By the time Mariota arrived in Eugene, in the summer of 2011, he was considered a three-star prospect. But in a program as powerful as Oregon's, that only means so much. In part because he came from a state thousands of miles off of most people's radar, Mariota still felt relatively unknown. He entered college with a chip on his shoulder, but the feeling was familiar. "Those years I had where I wasn't playing really motivated me to not feel that way again," Mariota says. "I wanted to come in and see where I belong and prove my worth."
Players often talk about how fast the game can seem when jumping from high school to college. At Oregon, that takes on an added meaning thanks to the Ducks' signature Blur offense, a no-huddle scheme in which the ball is snapped as quickly as possible after the previous play ends. Although Mariota had run a somewhat similar spread offense in high school, learning the details and language of Oregon's version required staying up late and waking up early to draw plays and master the playbook.
"The first couple of days of camp, your head's spinning just because of how fast everything is going," Mariota recalls. "But you go through a couple of practices and the pace in your mind starts to slow down."
Mariota sat out his first year of college as a redshirt, which gave him extra time to study. The next summer, he had mastered the offense well enough to earn the starting job in his first season on the active roster. Just as in Pop Warner and high school, Mariota was ready for the task when called upon: In his very first start, against Arkansas State, he completed 18 of 22 passes for 200 yards and three touchdowns in the first half alone. Later in the season, against Arizona State, he even dusted off his receiving skills when he caught a touchdown pass from his backup, Bryan Bennett. In the same game, he broke an 86-yard touchdown run. With the speed and skill to match Oregon's offense, Mariota became the first freshman quarterback since 1989 to be named to the first-team of the Pac-12's all-conference squad. The Blur had become crystal clear to Mariota, making it even easier to follow his father's first requirement from childhood. "I love playing in that offense," Mariota says. "It's just so much fun."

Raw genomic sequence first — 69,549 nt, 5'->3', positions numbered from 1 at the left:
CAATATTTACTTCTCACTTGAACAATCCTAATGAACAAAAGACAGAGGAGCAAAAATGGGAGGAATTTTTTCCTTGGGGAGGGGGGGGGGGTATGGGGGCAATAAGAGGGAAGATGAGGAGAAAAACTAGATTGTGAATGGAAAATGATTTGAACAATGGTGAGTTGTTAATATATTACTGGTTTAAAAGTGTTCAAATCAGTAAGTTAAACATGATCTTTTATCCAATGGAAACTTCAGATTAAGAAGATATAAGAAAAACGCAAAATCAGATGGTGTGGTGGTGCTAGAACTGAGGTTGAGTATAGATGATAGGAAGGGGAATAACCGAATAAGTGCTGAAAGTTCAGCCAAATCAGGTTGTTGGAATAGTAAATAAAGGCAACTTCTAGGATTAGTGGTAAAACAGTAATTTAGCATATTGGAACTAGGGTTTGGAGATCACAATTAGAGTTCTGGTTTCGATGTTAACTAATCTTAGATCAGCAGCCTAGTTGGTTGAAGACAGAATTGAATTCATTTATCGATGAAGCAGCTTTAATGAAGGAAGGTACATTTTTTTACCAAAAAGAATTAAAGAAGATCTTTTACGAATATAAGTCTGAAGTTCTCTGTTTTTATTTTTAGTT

"Just Another Friend"
While Mariota is now the master of fast pace on the field, he takes time to slow down off of it. At least once a week, Mariota and several of his teammates volunteer at the Boys & Girls Club of Emerald Valley near the Oregon campus. Mariota has been coming since his freshman year, playing dodgeball and competing in eating contests with local children. He's such a regular that his status as a star athlete is an afterthought.
"It's a joy to be out there and having fun with the kids," Mariota says. "They don't see me as a Ducks quarterback. They see me as just another friend, and I think that's really cool."
Of course, as many Pac-12 defenders would attest, Mariota is far from just another guy. He has spent this off-season focusing on further improving his game by refining his footwork, which he says caused many of his inaccurate throws last season. Will that be enough to earn Oregon a championship? Mariota insists that the Ducks' focus is less on where they end up than on the next game ahead of them. "We tell ourselves that if we do that, when we pick our heads up in December, we'll like where we're at," he says. Knowing Mariota, he will get there fast — and enjoy doing it.
For more on the upcoming season, check out SI Kids' 2014 College Football Preview!
Photos: Simon Bruty/Sports Illustrated, Steve Dykes/Getty Images